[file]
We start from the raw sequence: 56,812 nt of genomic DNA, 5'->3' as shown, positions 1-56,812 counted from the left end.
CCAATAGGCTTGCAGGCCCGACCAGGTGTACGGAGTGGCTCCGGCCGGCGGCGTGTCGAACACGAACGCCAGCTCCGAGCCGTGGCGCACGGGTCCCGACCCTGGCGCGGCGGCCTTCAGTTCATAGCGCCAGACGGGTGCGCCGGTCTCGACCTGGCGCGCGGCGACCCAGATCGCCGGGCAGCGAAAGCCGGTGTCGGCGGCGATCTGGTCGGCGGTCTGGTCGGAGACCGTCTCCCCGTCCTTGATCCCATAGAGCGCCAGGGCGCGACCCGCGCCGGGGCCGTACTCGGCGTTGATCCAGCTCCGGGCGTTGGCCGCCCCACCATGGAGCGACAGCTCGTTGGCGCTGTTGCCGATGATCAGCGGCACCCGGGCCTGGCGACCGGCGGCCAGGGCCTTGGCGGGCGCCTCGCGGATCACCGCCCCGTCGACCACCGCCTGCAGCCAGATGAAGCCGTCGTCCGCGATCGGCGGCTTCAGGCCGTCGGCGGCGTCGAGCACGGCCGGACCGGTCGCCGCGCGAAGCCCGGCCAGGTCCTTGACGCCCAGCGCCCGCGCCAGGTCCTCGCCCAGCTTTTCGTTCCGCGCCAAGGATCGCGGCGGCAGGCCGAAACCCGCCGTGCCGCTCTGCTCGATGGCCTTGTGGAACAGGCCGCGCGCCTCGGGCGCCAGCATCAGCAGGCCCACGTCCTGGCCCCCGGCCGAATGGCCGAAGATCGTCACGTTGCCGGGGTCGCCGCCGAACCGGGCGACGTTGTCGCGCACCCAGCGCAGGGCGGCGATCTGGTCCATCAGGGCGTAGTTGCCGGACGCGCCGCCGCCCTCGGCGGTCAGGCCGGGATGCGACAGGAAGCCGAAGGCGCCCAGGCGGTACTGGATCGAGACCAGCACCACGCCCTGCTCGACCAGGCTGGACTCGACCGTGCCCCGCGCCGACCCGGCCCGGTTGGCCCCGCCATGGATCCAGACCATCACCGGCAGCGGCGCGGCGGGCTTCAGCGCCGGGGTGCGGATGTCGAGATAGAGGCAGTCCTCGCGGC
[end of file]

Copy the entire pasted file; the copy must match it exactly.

We start from the raw sequence: 56,812 nt of genomic DNA, 5'->3' as shown, positions 1-56,812 counted from the left end.
CCAATAGGCTTGCAGGCCCGACCAGGTGTACGGAGTGGCTCCGGCCGGCGGCGTGTCGAACACGAACGCCAGCTCCGAGCCGTGGCGCACGGGTCCCGACCCTGGCGCGGCGGCCTTCAGTTCATAGCGCCAGACGGGTGCGCCGGTCTCGACCTGGCGCGCGGCGACCCAGATCGCCGGGCAGCGAAAGCCGGTGTCGGCGGCGATCTGGTCGGCGGTCTGGTCGGAGACCGTCTCCCCGTCCTTGATCCCATAGAGCGCCAGGGCGCGACCCGCGCCGGGGCCGTACTCGGCGTTGATCCAGCTCCGGGCGTTGGCCGCCCCACCATGGAGCGACAGCTCGTTGGCGCTGTTGCCGATGATCAGCGGCACCCGGGCCTGGCGACCGGCGGCCAGGGCCTTGGCGGGCGCCTCGCGGATCACCGCCCCGTCGACCACCGCCTGCAGCCAGATGAAGCCGTCGTCCGCGATCGGCGGCTTCAGGCCGTCGGCGGCGTCGAGCACGGCCGGACCGGTCGCCGCGCGAAGCCCGGCCAGGTCCTTGACGCCCAGCGCCCGCGCCAGGTCCTCGCCCAGCTTTTCGTTCCGCGCCAAGGATCGCGGCGGCAGGCCGAAACCCGCCGTGCCGCTCTGCTCGATGGCCTTGTGGAACAGGCCGCGCGCCTCGGGCGCCAGCATCAGCAGGCCCACGTCCTGGCCCCCGGCCGAATGGCCGAAGATCGTCACGTTGCCGGGGTCGCCGCCGAACCGGGCGACGTTGTCGCGCACCCAGCGCAGGGCGGCGATCTGGTCCATCAGGGCGTAGTTGCCGGACGCGCCGCCGCCCTCGGCGGTCAGGCCGGGATGCGACAGGAAGCCGAAGGCGCCCAGGCGGTACTGGATCGAGACCAGCACCACGCCCTGCTCGACCAGGCTGGACTCGACCGTGCCCCGCGCCGACCCGGCCCGGTTGGCCCCGCCATGGATCCAGACCATCACCGGCAGCGGCGCGGCGGGCTTCAGCGCCGGGGTGCGGATGTCGAGATAGAGGCAGTCCTCGCGGC